A low sugar canned berry syrup and topping sweetened with apple juice, honey, and a bit of sugar (or all honey) perfect for pancakes, dessert, or gifting.
When I first started canning I couldn't believe that most of the syrup and jam recipes called for more sugar than fruit. I just couldn't do it, so I searched for recipes to adapt that used less, eventually finding a jam we liked (which turned out to be a freezer jam) and this canned syrup. The fruit flavor is really allowed to shine when not covered up by loads of sugar!
This low sugar canned berry syrup and dessert topping is made with mostly fruit along with some apple juice, honey, and a bit of sugar. You can also make it with just the juice and honey if you don't mind a stronger honey flavor. The recipe is nicely sweet, though - there's no mistaking that this is a syrup.
Because this syrup is made with whole berries, it is really fresh-tasting (a bonus in the depths of winter) and SO easy. Even with the 40 minutes needed to boil down the syrup, it only takes about an hour to make 9 1/2-pints. I've used our garden Marionberries, Boysenberries, Triple Crown Thornless Blackberries, and raspberries for this syrup. I also think that blueberries would be wonderful.
How have we used this low sugar berry syrup? We eat some, of course - it's wonderful on pancakes, waffles, ice cream, and drizzled on lemon pound cake. They've also been made into presents in one of these two ways:
- Breakfast Basket: combine with a jar of homemade pancake/waffle mix, and a wooden spoon or whisk and tea towel.
- Ice Cream Basket: Add a caramel and chocolate syrup along with this, an ice cream scoop, some nuts, and a recipe for Incredible Ice Cream Without A Machine.
If you want to use seasonal produce for presents, you've got to think way in advance, making these in the summer for Christmas. But since you can use frozen fruit as well as fresh, it means that you can process this whenever you've got the time, really.
Low Sugar Canned Berry Syrup
This is a recipe even someone new to canning can accomplish easily, I promise.
Simply combine all the ingredients in a large stock pot and bring to a boil. The pot should be about 3/4-full.
Reduce the heat to keep the mixture at a low boil for 40-45 minutes, stirring often. Don't let it burn or stick, though I did find that I could do other things in the kitchen - I didn't have to stand over the pot and stir for the entire time.
When it looks like the photo above - syrupy and reduced until the pot is only 1/2-full - it's time to put them in jars and can in a boiling-water canner for 10 minutes.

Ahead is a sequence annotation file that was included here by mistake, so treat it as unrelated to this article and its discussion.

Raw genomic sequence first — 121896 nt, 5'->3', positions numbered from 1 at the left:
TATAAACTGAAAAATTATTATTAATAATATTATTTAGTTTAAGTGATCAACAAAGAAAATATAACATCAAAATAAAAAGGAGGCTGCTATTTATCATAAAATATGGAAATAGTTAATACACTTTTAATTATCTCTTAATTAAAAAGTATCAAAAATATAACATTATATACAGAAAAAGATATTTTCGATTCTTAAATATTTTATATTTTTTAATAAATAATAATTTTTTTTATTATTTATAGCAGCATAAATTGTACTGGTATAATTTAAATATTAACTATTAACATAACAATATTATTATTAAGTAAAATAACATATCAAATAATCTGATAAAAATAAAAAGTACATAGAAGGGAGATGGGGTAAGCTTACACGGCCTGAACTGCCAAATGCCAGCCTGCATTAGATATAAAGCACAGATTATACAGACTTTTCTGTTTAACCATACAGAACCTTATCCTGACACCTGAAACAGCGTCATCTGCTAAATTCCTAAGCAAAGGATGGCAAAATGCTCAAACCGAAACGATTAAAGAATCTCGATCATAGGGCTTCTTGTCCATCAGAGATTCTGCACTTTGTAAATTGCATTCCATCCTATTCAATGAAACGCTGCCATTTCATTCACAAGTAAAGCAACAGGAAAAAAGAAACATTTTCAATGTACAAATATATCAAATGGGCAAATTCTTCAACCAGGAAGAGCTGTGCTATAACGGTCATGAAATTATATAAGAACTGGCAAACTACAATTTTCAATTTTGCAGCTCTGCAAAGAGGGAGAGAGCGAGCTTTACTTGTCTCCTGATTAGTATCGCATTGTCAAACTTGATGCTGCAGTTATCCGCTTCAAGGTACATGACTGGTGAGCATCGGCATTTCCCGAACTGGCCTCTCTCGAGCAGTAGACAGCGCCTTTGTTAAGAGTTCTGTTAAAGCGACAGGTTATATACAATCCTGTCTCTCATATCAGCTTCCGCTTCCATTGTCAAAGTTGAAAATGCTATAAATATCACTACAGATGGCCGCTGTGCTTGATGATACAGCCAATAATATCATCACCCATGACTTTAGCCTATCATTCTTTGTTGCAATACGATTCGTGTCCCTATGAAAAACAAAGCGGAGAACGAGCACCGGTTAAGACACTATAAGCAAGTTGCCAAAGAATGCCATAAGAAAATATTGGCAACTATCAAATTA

See my Water Canning Step-by-Step for specifics on how to do this - again, it's really easy once you get the process down.
Whether they will be gifts or line your pantry, this is an easy way to have fresh berry flavor for your pancakes or ice cream all winter long.
Would you like more lower sugar recipes? See them here and download our Lower Sugar Recipes ebook!
Also, download the Preserving Record Notebook to keep track of this and all your preserving projects.
Low Sugar Canned Berry Syrup
- 10 ½ cups fresh or frozen berries blueberries, raspberries, blackberries, or a mixture
- 4 ½ cups apple juice
- 1 ½ cups honey
- 1 ½ cups sugar*
- Place fruit in an 8-quart pot and crush (if using frozen fruit, let thaw at room temperature first, keeping the juices).
- Add the remaining ingredients and bring to a boil over medium-high heat. Stir constantly towards the end as it gets close to boiling, just to make sure it doesn't overflow the pot.
- Reduce the heat slightly- enough to keep the fruit at a medium boil - and stir often as the mixture cooks and reduces over the next 40 minutes. It should be thickened and reduced by almost half. If not, continue cooking for 5 to 10 minutes more.
- Meanwhile, prepare the canner and 9 half pint jars (or 5 pint jars) and lids. Keep the jars warm until filling.
- Immediately fill hot jars with the syrup, leaving 1/2-inch headspace. Wipe jar tops and threads clean and place lids and bands on jars.
- Process in a boiling water canner for 10 minutes. Remove lid, turn burner off and let jars sit in canner for 5 minutes. Transfer jars to a towel-lined counter and let sit overnight before removing bands and testing lids for seal. Refrigerate any that didn't seal and store the rest on a dark, cool shelf.
- Always label the jars with the contents and a date so you remember what's in them. Use within a year to a year and a half.